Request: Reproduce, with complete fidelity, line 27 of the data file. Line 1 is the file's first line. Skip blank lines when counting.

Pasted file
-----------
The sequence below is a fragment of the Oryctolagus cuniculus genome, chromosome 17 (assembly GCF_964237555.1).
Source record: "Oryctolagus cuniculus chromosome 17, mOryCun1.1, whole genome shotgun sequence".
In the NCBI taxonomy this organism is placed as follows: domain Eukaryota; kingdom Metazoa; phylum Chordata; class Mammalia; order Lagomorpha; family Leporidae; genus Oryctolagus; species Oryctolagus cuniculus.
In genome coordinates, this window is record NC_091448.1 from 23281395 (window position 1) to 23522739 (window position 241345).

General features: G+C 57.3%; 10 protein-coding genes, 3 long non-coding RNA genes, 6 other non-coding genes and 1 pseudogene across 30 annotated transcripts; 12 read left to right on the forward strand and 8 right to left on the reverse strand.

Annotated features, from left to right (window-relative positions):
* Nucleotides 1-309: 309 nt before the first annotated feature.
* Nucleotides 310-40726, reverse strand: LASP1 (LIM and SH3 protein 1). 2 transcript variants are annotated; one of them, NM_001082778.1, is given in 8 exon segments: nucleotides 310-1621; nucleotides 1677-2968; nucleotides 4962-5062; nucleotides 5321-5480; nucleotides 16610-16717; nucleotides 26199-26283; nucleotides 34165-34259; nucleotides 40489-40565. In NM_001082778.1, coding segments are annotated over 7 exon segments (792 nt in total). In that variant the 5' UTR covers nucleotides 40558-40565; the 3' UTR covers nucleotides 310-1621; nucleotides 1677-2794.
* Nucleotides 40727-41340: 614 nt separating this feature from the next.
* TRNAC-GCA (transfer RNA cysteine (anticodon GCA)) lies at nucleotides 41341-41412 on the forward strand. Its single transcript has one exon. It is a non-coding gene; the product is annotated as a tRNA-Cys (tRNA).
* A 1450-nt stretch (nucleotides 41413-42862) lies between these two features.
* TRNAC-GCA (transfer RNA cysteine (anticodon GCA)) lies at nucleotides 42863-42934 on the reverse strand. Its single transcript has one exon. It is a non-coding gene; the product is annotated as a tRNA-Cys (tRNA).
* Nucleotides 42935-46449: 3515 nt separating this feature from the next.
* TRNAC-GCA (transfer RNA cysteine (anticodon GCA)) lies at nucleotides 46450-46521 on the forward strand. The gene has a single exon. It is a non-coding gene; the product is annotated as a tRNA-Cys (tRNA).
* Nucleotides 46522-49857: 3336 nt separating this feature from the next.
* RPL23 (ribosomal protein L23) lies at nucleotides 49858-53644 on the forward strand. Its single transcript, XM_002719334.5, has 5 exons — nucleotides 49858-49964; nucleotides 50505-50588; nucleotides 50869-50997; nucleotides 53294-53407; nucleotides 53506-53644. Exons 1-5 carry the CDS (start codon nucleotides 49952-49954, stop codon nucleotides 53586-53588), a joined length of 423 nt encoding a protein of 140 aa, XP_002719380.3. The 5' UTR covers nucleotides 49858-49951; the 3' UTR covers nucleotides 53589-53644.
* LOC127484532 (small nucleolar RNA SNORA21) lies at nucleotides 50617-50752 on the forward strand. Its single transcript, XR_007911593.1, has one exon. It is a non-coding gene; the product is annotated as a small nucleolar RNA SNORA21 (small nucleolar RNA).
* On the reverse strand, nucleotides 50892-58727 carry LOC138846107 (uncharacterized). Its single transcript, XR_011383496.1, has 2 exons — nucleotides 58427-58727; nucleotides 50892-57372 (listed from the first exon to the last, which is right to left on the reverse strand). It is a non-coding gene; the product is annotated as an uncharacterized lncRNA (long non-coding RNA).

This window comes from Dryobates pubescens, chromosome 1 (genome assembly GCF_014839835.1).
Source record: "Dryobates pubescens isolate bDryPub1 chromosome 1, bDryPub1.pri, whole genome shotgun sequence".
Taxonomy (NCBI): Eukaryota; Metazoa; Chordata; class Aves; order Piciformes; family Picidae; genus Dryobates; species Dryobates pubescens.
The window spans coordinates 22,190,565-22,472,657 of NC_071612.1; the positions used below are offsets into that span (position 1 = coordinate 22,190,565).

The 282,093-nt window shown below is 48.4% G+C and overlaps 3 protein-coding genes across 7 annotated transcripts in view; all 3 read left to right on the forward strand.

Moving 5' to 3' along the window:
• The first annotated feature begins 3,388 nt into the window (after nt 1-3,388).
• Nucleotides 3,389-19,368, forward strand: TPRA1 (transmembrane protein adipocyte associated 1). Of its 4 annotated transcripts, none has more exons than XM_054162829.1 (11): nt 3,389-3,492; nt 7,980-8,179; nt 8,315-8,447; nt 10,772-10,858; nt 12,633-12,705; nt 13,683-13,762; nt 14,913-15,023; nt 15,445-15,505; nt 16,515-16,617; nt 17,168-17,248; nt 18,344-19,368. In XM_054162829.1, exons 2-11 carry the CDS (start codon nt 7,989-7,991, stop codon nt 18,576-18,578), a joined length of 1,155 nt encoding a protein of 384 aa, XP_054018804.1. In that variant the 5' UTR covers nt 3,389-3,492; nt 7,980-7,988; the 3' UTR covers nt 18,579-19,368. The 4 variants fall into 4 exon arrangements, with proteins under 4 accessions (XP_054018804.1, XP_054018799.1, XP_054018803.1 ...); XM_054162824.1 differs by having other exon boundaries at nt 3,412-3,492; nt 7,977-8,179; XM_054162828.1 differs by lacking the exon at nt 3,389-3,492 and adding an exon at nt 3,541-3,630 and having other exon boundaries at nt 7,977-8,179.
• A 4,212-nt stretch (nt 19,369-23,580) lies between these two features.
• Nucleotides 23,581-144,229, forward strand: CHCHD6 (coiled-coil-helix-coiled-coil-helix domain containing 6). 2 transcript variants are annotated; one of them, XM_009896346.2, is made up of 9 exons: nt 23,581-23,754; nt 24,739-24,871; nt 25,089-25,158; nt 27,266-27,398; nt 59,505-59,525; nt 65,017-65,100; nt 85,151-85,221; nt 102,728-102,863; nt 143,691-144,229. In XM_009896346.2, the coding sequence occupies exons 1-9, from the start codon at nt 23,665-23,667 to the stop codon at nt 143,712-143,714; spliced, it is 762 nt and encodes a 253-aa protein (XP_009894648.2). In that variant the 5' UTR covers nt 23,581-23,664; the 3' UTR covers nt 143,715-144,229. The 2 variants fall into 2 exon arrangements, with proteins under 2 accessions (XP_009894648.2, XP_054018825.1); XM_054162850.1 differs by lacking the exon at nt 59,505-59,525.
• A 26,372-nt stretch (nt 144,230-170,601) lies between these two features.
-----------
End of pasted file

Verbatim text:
• A 4,212-nt stretch (nt 19,369-23,580) lies between these two features.